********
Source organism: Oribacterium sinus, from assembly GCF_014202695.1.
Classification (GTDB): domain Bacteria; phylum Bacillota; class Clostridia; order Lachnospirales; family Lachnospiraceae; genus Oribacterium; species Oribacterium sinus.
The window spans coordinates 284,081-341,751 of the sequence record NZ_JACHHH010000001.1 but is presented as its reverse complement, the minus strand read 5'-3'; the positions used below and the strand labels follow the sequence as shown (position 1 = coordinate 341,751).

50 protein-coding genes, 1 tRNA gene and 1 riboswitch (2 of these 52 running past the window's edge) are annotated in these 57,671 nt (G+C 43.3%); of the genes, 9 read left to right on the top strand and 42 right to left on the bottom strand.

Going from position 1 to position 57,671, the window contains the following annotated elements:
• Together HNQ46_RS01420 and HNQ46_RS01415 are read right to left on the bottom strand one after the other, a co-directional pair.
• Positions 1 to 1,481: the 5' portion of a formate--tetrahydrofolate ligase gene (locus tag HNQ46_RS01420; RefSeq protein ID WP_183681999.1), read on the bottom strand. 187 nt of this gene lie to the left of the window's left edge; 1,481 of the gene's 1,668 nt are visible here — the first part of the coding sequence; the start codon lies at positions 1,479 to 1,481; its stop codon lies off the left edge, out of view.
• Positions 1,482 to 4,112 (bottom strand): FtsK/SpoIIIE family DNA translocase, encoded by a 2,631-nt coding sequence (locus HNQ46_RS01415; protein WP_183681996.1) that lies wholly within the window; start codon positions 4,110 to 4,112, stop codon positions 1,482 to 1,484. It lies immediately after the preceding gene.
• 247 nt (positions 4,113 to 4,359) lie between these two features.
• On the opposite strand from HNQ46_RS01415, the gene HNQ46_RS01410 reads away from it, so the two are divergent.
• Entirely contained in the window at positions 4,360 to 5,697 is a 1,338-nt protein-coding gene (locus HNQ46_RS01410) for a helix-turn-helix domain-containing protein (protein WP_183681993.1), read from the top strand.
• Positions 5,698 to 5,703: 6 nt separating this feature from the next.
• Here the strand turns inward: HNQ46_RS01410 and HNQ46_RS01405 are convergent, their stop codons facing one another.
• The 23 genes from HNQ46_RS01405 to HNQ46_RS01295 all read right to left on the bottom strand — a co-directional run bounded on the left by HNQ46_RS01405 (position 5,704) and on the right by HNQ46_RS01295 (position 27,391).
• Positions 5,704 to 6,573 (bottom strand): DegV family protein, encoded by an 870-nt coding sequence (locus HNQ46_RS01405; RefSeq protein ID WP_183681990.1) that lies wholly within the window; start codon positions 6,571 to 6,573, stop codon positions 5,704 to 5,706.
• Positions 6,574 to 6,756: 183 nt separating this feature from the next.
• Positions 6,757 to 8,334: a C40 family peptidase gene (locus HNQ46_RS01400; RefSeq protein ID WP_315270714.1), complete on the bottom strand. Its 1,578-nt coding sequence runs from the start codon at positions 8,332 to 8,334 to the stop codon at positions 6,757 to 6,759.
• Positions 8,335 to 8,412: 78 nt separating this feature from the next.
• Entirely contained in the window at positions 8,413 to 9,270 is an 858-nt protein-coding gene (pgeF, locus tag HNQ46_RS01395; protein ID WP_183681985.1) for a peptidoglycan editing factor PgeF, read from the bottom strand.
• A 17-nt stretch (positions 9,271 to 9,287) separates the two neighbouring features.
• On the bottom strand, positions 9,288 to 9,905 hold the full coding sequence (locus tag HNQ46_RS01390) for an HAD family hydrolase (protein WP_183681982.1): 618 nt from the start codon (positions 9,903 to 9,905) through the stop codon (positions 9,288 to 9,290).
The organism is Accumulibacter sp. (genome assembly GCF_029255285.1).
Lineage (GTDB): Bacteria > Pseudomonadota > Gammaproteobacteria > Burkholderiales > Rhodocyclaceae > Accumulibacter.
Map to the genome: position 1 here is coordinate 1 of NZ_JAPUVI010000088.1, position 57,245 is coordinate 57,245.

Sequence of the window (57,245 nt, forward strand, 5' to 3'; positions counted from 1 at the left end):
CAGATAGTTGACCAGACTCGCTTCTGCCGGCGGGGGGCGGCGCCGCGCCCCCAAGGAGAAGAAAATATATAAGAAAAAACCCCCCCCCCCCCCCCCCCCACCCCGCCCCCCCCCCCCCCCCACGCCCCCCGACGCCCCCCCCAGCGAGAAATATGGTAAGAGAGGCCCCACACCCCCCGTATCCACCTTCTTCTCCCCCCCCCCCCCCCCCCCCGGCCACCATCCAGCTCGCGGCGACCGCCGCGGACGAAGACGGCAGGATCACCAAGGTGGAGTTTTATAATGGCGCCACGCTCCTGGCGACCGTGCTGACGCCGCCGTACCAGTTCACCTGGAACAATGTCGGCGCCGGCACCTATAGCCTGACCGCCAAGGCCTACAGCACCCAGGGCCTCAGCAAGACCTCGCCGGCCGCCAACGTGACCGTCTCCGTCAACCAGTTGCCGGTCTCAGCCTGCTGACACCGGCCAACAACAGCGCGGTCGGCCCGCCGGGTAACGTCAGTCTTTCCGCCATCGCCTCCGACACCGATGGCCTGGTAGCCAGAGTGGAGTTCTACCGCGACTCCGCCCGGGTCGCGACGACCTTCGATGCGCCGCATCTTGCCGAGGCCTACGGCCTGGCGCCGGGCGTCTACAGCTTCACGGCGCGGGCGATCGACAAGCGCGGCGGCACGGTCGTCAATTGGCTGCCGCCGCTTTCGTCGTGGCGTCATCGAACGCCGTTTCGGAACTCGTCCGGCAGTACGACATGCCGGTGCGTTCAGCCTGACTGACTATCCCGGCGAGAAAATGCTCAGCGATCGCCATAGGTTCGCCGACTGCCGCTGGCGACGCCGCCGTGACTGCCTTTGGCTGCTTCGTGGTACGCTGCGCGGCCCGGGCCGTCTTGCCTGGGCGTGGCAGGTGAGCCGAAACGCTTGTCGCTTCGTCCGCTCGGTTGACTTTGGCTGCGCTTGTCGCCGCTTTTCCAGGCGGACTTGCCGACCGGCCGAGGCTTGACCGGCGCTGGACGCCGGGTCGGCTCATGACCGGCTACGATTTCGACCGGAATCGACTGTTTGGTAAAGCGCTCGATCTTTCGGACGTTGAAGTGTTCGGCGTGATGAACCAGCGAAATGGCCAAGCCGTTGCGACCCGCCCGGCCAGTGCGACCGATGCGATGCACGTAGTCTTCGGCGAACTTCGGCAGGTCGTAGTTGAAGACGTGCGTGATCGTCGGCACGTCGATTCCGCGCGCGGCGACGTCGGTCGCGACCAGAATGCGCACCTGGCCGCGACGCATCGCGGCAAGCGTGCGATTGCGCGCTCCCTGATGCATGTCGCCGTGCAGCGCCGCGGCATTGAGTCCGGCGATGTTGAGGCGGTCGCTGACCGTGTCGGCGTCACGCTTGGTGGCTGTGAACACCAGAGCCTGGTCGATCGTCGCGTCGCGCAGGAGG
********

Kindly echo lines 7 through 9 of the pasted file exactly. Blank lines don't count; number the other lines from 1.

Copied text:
• Positions 1 to 1,481: the 5' portion of a formate--tetrahydrofolate ligase gene (locus tag HNQ46_RS01420; RefSeq protein ID WP_183681999.1), read on the bottom strand. 187 nt of this gene lie to the left of the window's left edge; 1,481 of the gene's 1,668 nt are visible here — the first part of the coding sequence; the start codon lies at positions 1,479 to 1,481; its stop codon lies off the left edge, out of view.
• Positions 1,482 to 4,112 (bottom strand): FtsK/SpoIIIE family DNA translocase, encoded by a 2,631-nt coding sequence (locus HNQ46_RS01415; protein WP_183681996.1) that lies wholly within the window; start codon positions 4,110 to 4,112, stop codon positions 1,482 to 1,484. It lies immediately after the preceding gene.
• 247 nt (positions 4,113 to 4,359) lie between these two features.